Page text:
Association for Linguistic Typology
10th Biennial Conference (ALT 10)
Logo: MPILogo: ALT
Logo: Uni Leipzig
ALT 10   –   August 15-18, 2013

Call for the ALT's Joseph Greenberg Award [PDF]

The Association for Linguistic Typology's Joseph Greenberg Award recognizes and honours the best piece of typological research embodied in a doctoral dissertation or equivalent in 2011-2012. Theses are eligible if they were accepted by a university (i.e. passed or defended or accepted, and not just submitted) between 1 January 2011 and 31 December 2012. In addition, theses submitted for the previous round (2009-2010, when the award was postponed because of the small number of submissions) will be also be entered for this round.

The award will consist of (full or partial) payment of travel, per diem expenses and registration fee to attend the 10th ALT Conference, to be held in Leipzig, August 15-18, 2013, and to present a synopsis or element of the prize-winning work as a plenary lecture at that meeting.

The Joseph Greenberg Award was named to remember Joseph Greenberg's (1915-2001) fundamental contributions to typology and the interest he showed in encouraging young researchers. Between 1998 and 2006, it was known as the "ALT Junior Award".

To be eligible, those submitting their dissertation must be members of the Association for Linguistic Typology (ALT). They are asked to submit their manuscript by email in pdf format, with all non-standard fonts in Unicode, to the chair of the jury, to arrive no later than January 31st 2013. If this proves technically difficult, the candidate is asked to discuss the problem with the chair. A jury, consisting of about ten ALT members, will be appointed by ALT's president, appropriate to the work submitted.


Call for the ALT's Georg von der Gabelentz Award [PDF]

Submissions are invited for the second Georg von der Gabelentz Award, for a grammar published between January 1st 2009 and December 31st 2012. The award will be made at the 10th Biennial Conference of the Association for Linguistic Typology in Leipzig, August 15-18, 2013.

The Gabelentz Award was established to encourage and honour achievements in the field of documenting the world's linguistic diversity through the writing of reference grammars. To be eligible, a grammar must provide a systematic, accessible, comprehensive, original, insightful and typologically well-informed account of the workings of the language being described, generously exemplified with natural data. Though the normal expectation is that it would deal with a hitherto little-described language, outstanding grammars of better-known languages or dialects thereof may also be considered if they achieve major breakthroughs in a comprehensive understanding of the language. Grammars may be written in any major language, subject to the availability of a sufficient and geographically balanced set of jury members able to read the language.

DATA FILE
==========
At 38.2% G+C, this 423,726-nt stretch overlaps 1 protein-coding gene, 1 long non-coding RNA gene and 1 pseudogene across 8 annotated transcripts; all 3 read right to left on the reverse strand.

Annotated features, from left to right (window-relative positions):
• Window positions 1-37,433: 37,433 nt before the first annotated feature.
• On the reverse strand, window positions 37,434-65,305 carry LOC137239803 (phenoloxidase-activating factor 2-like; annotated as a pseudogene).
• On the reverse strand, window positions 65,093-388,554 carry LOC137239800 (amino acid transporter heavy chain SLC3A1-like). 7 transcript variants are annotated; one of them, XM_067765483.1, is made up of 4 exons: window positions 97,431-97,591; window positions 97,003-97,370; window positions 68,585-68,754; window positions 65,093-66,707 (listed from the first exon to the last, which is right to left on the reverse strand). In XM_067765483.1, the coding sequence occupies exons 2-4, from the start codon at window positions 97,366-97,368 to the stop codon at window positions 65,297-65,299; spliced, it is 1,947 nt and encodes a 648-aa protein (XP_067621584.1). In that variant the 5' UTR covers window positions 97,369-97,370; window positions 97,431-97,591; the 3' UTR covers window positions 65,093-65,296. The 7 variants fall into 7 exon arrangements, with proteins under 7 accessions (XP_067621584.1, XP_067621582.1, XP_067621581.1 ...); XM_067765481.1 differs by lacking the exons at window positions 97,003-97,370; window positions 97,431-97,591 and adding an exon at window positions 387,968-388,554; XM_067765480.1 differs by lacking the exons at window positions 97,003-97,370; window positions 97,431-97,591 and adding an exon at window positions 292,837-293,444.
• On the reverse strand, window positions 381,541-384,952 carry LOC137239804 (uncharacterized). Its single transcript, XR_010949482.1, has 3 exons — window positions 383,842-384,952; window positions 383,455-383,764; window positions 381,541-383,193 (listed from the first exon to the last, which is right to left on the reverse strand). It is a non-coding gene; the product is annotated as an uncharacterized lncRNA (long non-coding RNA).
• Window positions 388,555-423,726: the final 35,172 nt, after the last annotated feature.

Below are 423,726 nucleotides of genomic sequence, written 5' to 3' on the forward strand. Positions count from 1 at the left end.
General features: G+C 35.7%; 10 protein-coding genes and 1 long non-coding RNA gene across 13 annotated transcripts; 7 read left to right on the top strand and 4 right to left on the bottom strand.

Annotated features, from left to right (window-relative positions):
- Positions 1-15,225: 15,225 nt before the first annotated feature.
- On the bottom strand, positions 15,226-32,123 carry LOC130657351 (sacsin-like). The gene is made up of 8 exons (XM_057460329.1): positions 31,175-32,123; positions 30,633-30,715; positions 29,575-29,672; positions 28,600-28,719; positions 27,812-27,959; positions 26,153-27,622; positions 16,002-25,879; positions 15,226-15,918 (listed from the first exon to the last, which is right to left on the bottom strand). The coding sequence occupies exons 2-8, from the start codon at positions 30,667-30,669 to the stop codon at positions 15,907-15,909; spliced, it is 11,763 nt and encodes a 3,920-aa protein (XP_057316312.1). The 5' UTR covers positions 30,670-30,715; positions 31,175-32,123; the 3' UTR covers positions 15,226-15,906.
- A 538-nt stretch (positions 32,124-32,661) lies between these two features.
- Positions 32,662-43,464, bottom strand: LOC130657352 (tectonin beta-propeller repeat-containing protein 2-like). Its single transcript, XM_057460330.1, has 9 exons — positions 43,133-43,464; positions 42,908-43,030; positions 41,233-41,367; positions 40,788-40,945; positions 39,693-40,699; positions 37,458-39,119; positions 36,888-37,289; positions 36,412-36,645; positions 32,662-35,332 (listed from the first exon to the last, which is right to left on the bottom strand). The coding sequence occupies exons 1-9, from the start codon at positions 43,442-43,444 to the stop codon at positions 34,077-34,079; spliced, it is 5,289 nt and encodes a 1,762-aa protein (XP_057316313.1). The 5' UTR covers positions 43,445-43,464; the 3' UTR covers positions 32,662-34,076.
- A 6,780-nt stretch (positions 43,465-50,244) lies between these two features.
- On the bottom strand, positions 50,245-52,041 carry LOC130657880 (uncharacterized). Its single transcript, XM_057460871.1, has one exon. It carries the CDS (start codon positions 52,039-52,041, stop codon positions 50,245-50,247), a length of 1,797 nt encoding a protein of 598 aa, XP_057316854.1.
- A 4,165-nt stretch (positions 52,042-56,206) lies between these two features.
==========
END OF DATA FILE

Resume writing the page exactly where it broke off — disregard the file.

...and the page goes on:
Entries will be judged by a committee of half-a-dozen or more distinguished linguists, including a number of judges who have themselves written major reference grammars but also typologists and other categories of grammar users. The chair for the 2013 award will be Hein van der Voort. Prize winners for the Gabelentz award will receive support for travel, accommodation and registration at the ALT conference in Leipzig, as well as a collection of reference grammars and other works donated by major publishers in the area. They will also present a plenary lecture setting out the typologically most interesting aspects of the language.

Any grammar published between January 1st 2009 and December 31st 2012 will be eligible provided that it meets the conditions above and that the author is a member of the Association for Linguistic Typology. Grammars which have been submitted for the Panini Award (for a grammar dissertation) can be submitted again for the Gabelentz Award provided that they have been substantially revised and published by an academic publisher. Grammars which win the Panini Award cannot be submitted at a later date for the Gabelentz Award. All submissions for the Gabelentz Award need to be published by an academic publisher.

Entries are normally submitted as a PDF file with embedded fonts. Hard copies can be sent in exceptional circumstances only (e.g. if the publisher does not agree to a PDF version being submitted or if the author is not in a position to make a PDF version, for whatever reason) and with prior agreement by the chair of the committee. If hard copies are submitted, the exact number of copies to be submitted will vary according to the size of the committee, but a minimum of six copies is to be expected. Submitted hard copies remain the property of the members of the jury. The deadline for submissions is January 15, 2013.